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Reirol
August 9th, 2009, 07:00 PM
Hey, I'm looking to build an Ubuntu Server. The problem is that there are two routers on my network, creating two different Local IP addresses. This becomes problematic because regardless of which router I attach my Ubuntu box to, some of the computers are unable to reach it and it's files.

Is it possible to set up the Ubuntu box as the main router and make the rest of the routers slaves? Such that everyone would be sharing the server's internet connections, therefore making the routers simply gateways?

If so, how to I go about doing such a thing. I have a couple 100mbps Ethernet cards lying around in one of these motherboard boxes if I need more than one.

Enjoying the Coffee,
Reirol

aesis05401
August 9th, 2009, 07:51 PM
First thing to do is configure the networking stack and iptables rules on your server. The networking stack is manipulated by writing 0/1 to particular files for the purpose of turning various network functionality off/on.

The iptables rules handle the packets that actually hit the server. Packets can be forwarded, modified, dropped, logged, etc.

This overview is a good starting point for iptables:http://bodhizazen.net/Tutorials/iptables/

This script sample should give you a good starting point for writing a custom config:http://www.novell.com/coolsolutions/feature/18139.html

With these packages configured properly you can use your Ubuntu server as not only the master routing authority on your LAN, but as a perimeter defense device. Good luck.

Edit: Starting with two nics is easiest IMO. Configure one to face the WAN and one to face the LAN. The forwarding between cards will be handled in your iptables rules.

AmerNewbieInDE
August 9th, 2009, 08:01 PM
well, i am still a noob with linux, but networking is networking... it mainly depends on the routers that you have. what you want is a switch connected to your server then to your pc`s and your server connected to internet through a firewall.. but, with your 2 routers, it might be possible to connect to your server, if you turn off dhcp on the router, assign dhcp to your server, or just assign each pc on your network an ip and you dont need dhcp. but obviously if you connect your routers to the server, you need more then one nic on the server..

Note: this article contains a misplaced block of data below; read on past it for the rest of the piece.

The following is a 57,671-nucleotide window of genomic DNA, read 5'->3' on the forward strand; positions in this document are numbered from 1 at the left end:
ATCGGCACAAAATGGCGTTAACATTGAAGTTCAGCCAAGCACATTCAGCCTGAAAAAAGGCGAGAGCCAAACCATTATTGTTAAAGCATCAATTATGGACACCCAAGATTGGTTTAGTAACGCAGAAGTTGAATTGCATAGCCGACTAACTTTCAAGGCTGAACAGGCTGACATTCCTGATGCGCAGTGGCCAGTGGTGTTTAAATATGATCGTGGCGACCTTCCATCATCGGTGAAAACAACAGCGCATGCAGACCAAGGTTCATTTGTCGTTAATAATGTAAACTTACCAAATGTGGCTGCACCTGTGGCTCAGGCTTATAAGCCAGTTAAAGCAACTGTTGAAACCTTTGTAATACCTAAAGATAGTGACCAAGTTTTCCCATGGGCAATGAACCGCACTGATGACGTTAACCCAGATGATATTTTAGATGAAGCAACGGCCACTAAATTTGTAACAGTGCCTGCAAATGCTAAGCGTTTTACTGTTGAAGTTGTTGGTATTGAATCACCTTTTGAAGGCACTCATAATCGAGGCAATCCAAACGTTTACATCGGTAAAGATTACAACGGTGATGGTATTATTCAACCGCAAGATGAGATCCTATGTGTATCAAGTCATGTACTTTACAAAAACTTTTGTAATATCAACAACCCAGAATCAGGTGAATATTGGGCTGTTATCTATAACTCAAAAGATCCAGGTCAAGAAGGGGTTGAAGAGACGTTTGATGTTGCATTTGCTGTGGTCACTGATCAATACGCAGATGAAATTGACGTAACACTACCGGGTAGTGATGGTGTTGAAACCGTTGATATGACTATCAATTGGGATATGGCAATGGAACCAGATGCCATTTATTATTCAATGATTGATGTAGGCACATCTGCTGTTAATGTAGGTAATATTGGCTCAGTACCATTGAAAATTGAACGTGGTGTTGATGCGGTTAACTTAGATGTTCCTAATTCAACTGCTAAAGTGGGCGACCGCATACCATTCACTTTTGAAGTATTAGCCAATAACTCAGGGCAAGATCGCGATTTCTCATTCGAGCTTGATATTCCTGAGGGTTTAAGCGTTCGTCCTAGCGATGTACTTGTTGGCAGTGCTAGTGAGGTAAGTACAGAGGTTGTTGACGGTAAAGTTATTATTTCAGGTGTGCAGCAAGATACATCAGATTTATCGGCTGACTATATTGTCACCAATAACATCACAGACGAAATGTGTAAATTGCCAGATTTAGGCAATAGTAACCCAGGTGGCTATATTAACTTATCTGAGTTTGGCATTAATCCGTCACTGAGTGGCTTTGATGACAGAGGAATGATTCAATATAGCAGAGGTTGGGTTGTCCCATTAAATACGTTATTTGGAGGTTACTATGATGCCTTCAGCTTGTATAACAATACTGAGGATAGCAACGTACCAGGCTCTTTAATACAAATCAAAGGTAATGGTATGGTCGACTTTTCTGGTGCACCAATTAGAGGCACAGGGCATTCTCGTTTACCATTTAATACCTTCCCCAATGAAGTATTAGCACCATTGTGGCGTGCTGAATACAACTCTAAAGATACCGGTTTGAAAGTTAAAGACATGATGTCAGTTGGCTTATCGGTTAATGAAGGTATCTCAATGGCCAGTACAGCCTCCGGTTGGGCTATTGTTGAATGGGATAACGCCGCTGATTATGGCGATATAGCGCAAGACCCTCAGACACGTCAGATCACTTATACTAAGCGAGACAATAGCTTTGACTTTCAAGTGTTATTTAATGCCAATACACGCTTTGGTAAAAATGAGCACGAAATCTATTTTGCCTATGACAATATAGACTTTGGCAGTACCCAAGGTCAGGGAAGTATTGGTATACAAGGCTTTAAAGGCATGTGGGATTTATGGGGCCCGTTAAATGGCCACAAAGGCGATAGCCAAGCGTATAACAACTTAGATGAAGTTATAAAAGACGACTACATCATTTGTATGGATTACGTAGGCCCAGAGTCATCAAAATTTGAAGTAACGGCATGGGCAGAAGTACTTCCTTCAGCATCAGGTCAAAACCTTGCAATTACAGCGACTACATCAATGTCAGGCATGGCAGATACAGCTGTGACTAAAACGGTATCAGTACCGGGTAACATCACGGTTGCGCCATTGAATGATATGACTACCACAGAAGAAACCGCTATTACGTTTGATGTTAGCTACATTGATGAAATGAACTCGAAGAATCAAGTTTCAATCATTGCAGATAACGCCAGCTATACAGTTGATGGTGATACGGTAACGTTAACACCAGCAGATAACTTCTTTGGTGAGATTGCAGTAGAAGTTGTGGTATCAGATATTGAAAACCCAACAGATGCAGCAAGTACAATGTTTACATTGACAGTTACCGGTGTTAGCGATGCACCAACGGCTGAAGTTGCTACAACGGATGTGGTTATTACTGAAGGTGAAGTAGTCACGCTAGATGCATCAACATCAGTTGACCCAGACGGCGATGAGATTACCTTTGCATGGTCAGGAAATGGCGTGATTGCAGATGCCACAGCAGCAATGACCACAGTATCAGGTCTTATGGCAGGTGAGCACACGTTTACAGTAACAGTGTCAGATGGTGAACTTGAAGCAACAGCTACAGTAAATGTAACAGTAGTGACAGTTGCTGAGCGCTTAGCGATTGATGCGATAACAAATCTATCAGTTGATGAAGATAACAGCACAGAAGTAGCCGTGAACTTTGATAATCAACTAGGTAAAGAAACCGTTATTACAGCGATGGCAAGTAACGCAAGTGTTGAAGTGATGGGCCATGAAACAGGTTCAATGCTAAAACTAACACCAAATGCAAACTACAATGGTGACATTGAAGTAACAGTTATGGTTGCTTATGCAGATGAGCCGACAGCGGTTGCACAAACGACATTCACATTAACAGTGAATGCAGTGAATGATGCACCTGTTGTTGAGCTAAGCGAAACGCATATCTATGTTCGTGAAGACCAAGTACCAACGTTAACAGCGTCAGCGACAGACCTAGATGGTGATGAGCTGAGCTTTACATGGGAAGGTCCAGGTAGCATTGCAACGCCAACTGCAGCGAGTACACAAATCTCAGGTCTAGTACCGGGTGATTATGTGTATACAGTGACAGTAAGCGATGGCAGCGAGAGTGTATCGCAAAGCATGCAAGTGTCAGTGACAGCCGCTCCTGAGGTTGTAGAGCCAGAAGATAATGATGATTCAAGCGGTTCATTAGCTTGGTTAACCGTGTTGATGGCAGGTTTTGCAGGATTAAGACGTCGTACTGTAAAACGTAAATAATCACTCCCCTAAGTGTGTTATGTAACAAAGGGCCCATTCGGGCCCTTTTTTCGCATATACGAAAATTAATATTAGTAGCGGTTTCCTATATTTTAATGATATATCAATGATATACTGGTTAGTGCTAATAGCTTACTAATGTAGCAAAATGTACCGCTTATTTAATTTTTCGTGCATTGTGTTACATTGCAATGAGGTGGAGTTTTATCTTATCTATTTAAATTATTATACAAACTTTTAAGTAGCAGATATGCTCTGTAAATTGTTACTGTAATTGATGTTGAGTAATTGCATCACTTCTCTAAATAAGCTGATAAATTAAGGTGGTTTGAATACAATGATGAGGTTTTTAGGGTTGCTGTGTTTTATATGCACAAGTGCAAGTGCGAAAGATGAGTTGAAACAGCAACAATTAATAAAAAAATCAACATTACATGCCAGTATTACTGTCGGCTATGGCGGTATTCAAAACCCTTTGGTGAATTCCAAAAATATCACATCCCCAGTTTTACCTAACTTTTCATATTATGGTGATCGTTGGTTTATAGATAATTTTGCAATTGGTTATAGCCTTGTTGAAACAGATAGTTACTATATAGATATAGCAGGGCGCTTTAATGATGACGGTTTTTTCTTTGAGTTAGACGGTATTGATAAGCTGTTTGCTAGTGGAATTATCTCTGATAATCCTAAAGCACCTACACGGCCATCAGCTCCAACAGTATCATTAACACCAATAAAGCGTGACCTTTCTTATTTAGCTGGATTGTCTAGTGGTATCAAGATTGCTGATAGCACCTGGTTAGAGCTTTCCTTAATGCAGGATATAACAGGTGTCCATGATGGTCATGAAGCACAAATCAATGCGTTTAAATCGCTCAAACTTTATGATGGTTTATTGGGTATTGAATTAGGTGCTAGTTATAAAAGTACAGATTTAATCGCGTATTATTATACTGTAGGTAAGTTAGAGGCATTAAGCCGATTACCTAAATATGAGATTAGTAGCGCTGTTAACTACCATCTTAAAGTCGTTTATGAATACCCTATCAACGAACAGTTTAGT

aesis05401
August 9th, 2009, 08:52 PM
*snip* ..but obviously if you connect your routers to the server, you need more then one nic on the server..

Not necessarily. You can keep the router traffic separate even while daisy chaining them by using two subnets and placing a forwarding rule on the router nearest the server.

This way there would be only one cable to the server. This can be accomplished with only one nic in the server if you are willing to spare the overhead to run virtualized networking interfaces and have all traffic running over a single ethernet cable.

Either way, if the OP has additional network cards the task is simplified.

AmerNewbieInDE
August 9th, 2009, 09:00 PM
daisychain would work, but not with two networks like he said... unless one of the routers were made to do that but i havent seen a router able....

aesis05401
August 9th, 2009, 09:23 PM
daisychain would work, but not with two networks like he said... unless one of the routers were made to do that but i havent seen a router able....

I am running with two different LAN subnets on two different routers connected to one server via daisychain. If you add in my virtual subnets there are days when I am running five distinct network segments on the same LAN through a combination of two ethernet routers, one wireless access point, and one firewall/server.

It is not difficult. All the commercial routers available these days have NAT/port forwarding/filtering ability, and the server can be set up in any number of manners to allow this to happen. The difficult part is just deciding which methods work best for you.

AmerNewbieInDE
August 9th, 2009, 09:57 PM
well, i am not argueing with you, but this person said, they are thinking of adding a serve, they have two routers, and can it be done with what he has...with that informaion, he is not sure what he is doing (because mainly he is asking) so, ok, as you sate, yes it can be done.. but i dont know if it can be done with what he has for equipment. not to mention knowlege to do it all...

Adina
August 10th, 2009, 10:56 AM
when you have machines behind 2 different routers and want them to communicate with eachother you need to make a static route so the router knows where to send the packets. (a subnet behind another router is not automaticly added to the default route on the router you are behind)